Specific changes in human brain following reperfusion after cardiac arrest.
Very few reports are available on serial changes in human brain after cardiac arrest. The primary objective of this study is to investigate sequential neuroradiological changes in patients remaining in a persistent vegetative state following resuscitation after cardiac arrest.
We repeatedly studied eight vegetative patients resuscitated from unexpected out-of-hospital cardiac arrest using computed tomographic (CT) scanning and high-field magnetic resonance (MR) imaging at 1.5 T.
In seven of the eight patients, CT scans obtained between days 2 and 6 features symmetrical low-density lesions in the bilateral caudate, lenticular, and/or thalamic nuclei. These ischemic lesions were persistently of low density on serial CT scans. In these seven patients, MR images demonstrated what were thought to be hemoglobin degradation products derived from minor hemorrhages localized in the bilateral basal ganglia, thalami, and/or substantia nigra. Diffuse brain edema in the acute stage and diffuse brain atrophy in the chronic stage were consistent neuroradiological findings. No abnormal enhanced lesions were demonstrated by CT scans.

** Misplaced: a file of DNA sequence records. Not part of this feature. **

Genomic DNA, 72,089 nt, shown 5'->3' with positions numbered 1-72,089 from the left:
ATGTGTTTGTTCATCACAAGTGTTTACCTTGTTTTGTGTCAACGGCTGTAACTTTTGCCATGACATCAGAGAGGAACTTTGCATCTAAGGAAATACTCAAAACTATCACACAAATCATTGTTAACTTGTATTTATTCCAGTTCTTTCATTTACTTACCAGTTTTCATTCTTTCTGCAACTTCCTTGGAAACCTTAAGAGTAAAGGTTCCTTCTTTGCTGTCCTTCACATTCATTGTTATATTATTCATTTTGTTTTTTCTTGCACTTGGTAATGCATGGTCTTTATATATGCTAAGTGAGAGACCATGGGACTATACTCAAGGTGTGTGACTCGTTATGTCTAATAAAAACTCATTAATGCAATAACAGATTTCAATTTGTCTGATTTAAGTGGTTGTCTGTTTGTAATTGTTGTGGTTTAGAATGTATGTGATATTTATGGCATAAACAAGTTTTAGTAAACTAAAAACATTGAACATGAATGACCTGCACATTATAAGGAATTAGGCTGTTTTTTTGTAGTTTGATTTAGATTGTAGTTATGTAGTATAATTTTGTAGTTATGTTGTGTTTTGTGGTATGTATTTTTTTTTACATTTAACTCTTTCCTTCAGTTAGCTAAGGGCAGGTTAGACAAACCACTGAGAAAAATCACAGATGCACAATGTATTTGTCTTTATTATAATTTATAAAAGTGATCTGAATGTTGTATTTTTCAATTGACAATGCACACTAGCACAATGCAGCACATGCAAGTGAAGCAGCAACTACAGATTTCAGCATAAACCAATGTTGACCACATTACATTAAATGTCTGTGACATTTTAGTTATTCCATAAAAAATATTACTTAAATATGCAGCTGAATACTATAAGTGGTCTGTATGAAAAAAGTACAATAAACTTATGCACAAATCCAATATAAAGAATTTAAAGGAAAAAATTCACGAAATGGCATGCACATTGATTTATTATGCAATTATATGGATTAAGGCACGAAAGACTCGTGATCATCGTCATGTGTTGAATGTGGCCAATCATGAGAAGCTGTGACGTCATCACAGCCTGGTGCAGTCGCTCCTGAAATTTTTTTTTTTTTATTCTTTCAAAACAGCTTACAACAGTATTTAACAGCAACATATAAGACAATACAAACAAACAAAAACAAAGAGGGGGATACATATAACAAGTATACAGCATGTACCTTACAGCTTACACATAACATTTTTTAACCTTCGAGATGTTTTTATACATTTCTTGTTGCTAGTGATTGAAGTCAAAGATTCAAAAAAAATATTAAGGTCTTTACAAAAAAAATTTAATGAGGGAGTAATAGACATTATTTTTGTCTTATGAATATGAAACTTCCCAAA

The most characteristic findings on high-field MR images were symmetrical lesions in the bilateral basal ganglia, thalami, and/or substantia nigra with specific changes suggestive of minor hemorrhages that were not evident on CT scans. We speculate that these minor hemorrhages result from diapedesis of red blood cells in these regions during the reperfusion period through the endothelium disrupted by ischemia-reperfusion insult.
- Copyright © 1994 by American Heart Association